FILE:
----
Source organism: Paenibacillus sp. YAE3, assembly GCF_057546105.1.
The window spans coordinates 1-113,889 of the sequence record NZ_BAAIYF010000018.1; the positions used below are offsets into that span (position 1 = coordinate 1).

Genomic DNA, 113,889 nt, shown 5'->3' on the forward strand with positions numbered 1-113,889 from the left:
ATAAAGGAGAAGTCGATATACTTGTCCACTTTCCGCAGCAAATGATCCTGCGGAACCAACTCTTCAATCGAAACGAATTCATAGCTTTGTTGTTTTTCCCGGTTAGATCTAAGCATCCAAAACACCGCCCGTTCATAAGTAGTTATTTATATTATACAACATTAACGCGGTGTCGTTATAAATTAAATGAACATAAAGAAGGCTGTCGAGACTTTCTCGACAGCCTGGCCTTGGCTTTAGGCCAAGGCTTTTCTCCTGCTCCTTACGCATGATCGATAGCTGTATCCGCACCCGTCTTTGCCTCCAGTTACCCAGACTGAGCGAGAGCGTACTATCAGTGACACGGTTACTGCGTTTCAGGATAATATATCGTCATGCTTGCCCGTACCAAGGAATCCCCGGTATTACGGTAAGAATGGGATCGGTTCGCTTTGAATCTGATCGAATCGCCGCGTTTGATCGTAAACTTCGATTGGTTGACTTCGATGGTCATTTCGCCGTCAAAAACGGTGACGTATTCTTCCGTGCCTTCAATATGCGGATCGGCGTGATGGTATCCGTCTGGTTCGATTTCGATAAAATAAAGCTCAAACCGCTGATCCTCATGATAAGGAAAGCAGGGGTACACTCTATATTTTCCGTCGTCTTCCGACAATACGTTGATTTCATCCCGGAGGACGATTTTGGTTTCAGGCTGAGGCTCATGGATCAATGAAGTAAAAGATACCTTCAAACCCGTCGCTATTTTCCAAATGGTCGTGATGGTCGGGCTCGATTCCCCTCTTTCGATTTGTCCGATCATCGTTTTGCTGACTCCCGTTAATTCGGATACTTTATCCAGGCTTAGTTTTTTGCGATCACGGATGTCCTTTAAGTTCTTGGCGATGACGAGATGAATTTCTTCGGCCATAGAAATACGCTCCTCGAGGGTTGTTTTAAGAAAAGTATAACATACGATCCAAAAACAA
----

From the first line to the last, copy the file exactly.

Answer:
Source organism: Paenibacillus sp. YAE3, assembly GCF_057546105.1.
The window spans coordinates 1-113,889 of the sequence record NZ_BAAIYF010000018.1; the positions used below are offsets into that span (position 1 = coordinate 1).

Genomic DNA, 113,889 nt, shown 5'->3' on the forward strand with positions numbered 1-113,889 from the left:
ATAAAGGAGAAGTCGATATACTTGTCCACTTTCCGCAGCAAATGATCCTGCGGAACCAACTCTTCAATCGAAACGAATTCATAGCTTTGTTGTTTTTCCCGGTTAGATCTAAGCATCCAAAACACCGCCCGTTCATAAGTAGTTATTTATATTATACAACATTAACGCGGTGTCGTTATAAATTAAATGAACATAAAGAAGGCTGTCGAGACTTTCTCGACAGCCTGGCCTTGGCTTTAGGCCAAGGCTTTTCTCCTGCTCCTTACGCATGATCGATAGCTGTATCCGCACCCGTCTTTGCCTCCAGTTACCCAGACTGAGCGAGAGCGTACTATCAGTGACACGGTTACTGCGTTTCAGGATAATATATCGTCATGCTTGCCCGTACCAAGGAATCCCCGGTATTACGGTAAGAATGGGATCGGTTCGCTTTGAATCTGATCGAATCGCCGCGTTTGATCGTAAACTTCGATTGGTTGACTTCGATGGTCATTTCGCCGTCAAAAACGGTGACGTATTCTTCCGTGCCTTCAATATGCGGATCGGCGTGATGGTATCCGTCTGGTTCGATTTCGATAAAATAAAGCTCAAACCGCTGATCCTCATGATAAGGAAAGCAGGGGTACACTCTATATTTTCCGTCGTCTTCCGACAATACGTTGATTTCATCCCGGAGGACGATTTTGGTTTCAGGCTGAGGCTCATGGATCAATGAAGTAAAAGATACCTTCAAACCCGTCGCTATTTTCCAAATGGTCGTGATGGTCGGGCTCGATTCCCCTCTTTCGATTTGTCCGATCATCGTTTTGCTGACTCCCGTTAATTCGGATACTTTATCCAGGCTTAGTTTTTTGCGATCACGGATGTCCTTTAAGTTCTTGGCGATGACGAGATGAATTTCTTCGGCCATAGAAATACGCTCCTCGAGGGTTGTTTTAAGAAAAGTATAACATACGATCCAAAAACAA